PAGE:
MR. 'TAPES' OF BROOKLYN: HE RULES THE GRATEFUL DEAD TAPE EMPIRE
BROOKLYN -- Don't let anybody tell you differently. Brooklyn is the Grateful Dead center of the world. For one thing, Mickey Hart's grandparents live in Bayridge. Bill Kreutzman's niece goes to school on Coney Island. And on East 18th Street, cleverly disguised as a mild-mannered inspector for the New York City Housing Authority, lives the man Jerry Garcia calls "Mr. Tapes."
Les Kippel pointed to his collection. "Over 500 hours of Grateful Dead tapes," he beamed. "More than 100 concerts from early 1968 right up to Watkins Glen. The Dead by themselves, the Dead with the New Riders, with Duane Allman, with the Beach Boys, the Airplane - there's even a tape with Janis Joplin." Les closed his eyes for a beat. "Let's see...that one was from the Fillmore East, January 3rd, 1970.
"The first concert I personally recorded was on May 25th, 1971. I had a borrowed cassette machine and a 45-cent microphone - now I use a Sony TC1-10A and an Uhr mike. It's a real pain in the ass doing an audience tape. It takes a lot of preparation - you have to attach the mike to a long pole to get above the crowd noise. You also have to know the concert hall very well - in some places, for example, the best sound is in the first row balcony. You also need a partner to help with the equipment and a lot of dope to keep you mellow."
Les moved out of the apprentice class last year while he was waiting in a Ticketron line at Macy's. "There were some 200 people screaming to get tickets to see the Dead at Roosevelt Stadium," he said. "And three or four of them were screaming, 'We have tapes. We have tapes.' One of them was a cat named John Alberts - and we wound up exchanging collections. That brought me up to about 200 hours."
It wasn't until a Dead concert at Waterbury, Connecticut, last year that Les became a Grand Master. "John and I were hanging around the backstage area before the concert. We needed a super-good 'Box of Rain' for our collection." So they made up a little gift in a small box and attached one of their cards. "We managed to get it to Bill Kreutzman. Ten minutes later he comes running outside with Phil Lesh, looking for us... They gave us stage passes. We handed out over a hundred of our cards backstage, and the tapes really started coming in after that."
Approximately two-thirds of Les's tapes are audience tapes, the remainder being either radio-simulcasts or soundboard tapes which have been borrowed, copied, and (sometimes) returned. There are also a couple of tapes from Warner Bros. - but Les never involves himself in the shadier aspects of tape procurement. "All I want to know," he said, "is how good the sound is and what concert it's from."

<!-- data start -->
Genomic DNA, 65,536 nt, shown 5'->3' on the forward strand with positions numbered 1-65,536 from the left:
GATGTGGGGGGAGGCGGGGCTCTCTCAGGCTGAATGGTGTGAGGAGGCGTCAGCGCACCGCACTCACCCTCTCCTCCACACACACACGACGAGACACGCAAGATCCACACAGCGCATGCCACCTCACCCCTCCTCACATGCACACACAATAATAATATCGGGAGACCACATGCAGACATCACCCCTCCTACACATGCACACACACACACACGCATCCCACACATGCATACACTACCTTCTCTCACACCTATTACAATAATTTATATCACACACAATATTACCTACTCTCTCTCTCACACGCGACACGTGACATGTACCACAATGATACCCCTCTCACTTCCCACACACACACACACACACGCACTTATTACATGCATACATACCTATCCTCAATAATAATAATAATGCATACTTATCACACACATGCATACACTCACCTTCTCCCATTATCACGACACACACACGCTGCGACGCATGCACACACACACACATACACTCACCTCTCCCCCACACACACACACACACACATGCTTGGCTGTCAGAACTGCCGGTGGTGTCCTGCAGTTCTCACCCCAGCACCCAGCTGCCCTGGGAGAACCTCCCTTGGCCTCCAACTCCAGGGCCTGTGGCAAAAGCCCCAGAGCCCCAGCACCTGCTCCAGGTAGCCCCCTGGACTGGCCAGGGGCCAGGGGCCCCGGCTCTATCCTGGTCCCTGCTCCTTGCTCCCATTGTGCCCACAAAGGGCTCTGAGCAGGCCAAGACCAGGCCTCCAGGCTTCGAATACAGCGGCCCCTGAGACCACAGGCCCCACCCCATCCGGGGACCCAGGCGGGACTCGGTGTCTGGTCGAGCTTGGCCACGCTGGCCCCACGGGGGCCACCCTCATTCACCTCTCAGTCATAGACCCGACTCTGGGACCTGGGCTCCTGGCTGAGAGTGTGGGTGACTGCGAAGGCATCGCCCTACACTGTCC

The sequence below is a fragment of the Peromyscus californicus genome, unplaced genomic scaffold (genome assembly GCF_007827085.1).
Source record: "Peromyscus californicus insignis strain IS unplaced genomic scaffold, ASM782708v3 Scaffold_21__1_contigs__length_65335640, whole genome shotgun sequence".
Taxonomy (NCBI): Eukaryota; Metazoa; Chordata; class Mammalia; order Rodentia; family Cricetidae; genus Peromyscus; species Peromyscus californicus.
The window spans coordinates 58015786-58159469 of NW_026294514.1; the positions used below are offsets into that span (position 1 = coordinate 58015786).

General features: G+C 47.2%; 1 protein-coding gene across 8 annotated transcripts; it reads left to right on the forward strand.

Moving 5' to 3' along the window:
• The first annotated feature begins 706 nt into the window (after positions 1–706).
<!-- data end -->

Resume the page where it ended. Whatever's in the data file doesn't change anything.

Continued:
With Les as source, free Grateful Dead tape exchanges have been set up in Oregon, Arizona, Colorado, Florida, California, Maryland, Massachusetts...there have even been inquiries from Australia.
"A lot of people want to set up exchanges. I tell them to get cards made up with their telephone numbers on it, but I also insist it says 'free' on them. Then they came over here. If they can make me like them, I'll start them out with 15-20 hours of tape - they can trade their own way from there. If they're assholes, I'll charge them outrageous prices for a couple of tapes and tell them not to come back."
John Orlando got his tapes for nothing. He lives in Brooklyn, of course, and he is a member of one of the nine Dead tape exchanges which Les has spawned in New York City.
"Mr. Tapes is a bitch," John said. "He set me up and two of my friends with tapes, right? Man, I was doing wall-to-wall taping 18 hours a day, four machines going at the same time. I had to quit my job - it was very intense. I had to stay high all day or I'd go nuts. After a week, my chick comes over and said, 'John, is it me or the Dead?" 'Take a walk,' I says. I'm a Grateful Dead hermit - but I have an understanding with them, so it's cool. But Mr. Tapes, man, he can fuck your head good."
Back on 18th Street, Les talked about the future. "I'd like to go legit," he said. "Sam Cutler told me we can make some money working with the Dead. It seems that they have a lot of holes in their archives - somebody ripped off some tapes while they were in Oregon. There's certainly a demand for old stuff, and the Dead are cut loose from Warner Bros. now, so the next move is theirs."
Les Kippel, however, is the Tape Master only because the old one is in addled retirement. Somewhere, walking the streets of Flatbush, is a man known only as "The Legendary Marty." Clasped in his hand is a suitcase - full of Dead tapes, the best and the most exotic. The leaders are split and tangled, and there are no labels on the tiny five-inch reels, but the very thought of them is enough to give Les cardiac arrest.
"I haven't seen the Legendary Marty in over a year," said Les. "Nobody knows where he is. What I would love to do is close my eyes, stick my hand into the suitcase, and record whatever I pull out. Who knows what goodies he has in there?"
As he talked, Les poured out three glasses of wine. He sipped at one and handed me another - the third he put on the table.
"What's that for?" I asked.
Les answered in a reverent tone, "It's for Marty. Just in case."
(by Charley Rosen, from Rolling Stone, 11 October 1973)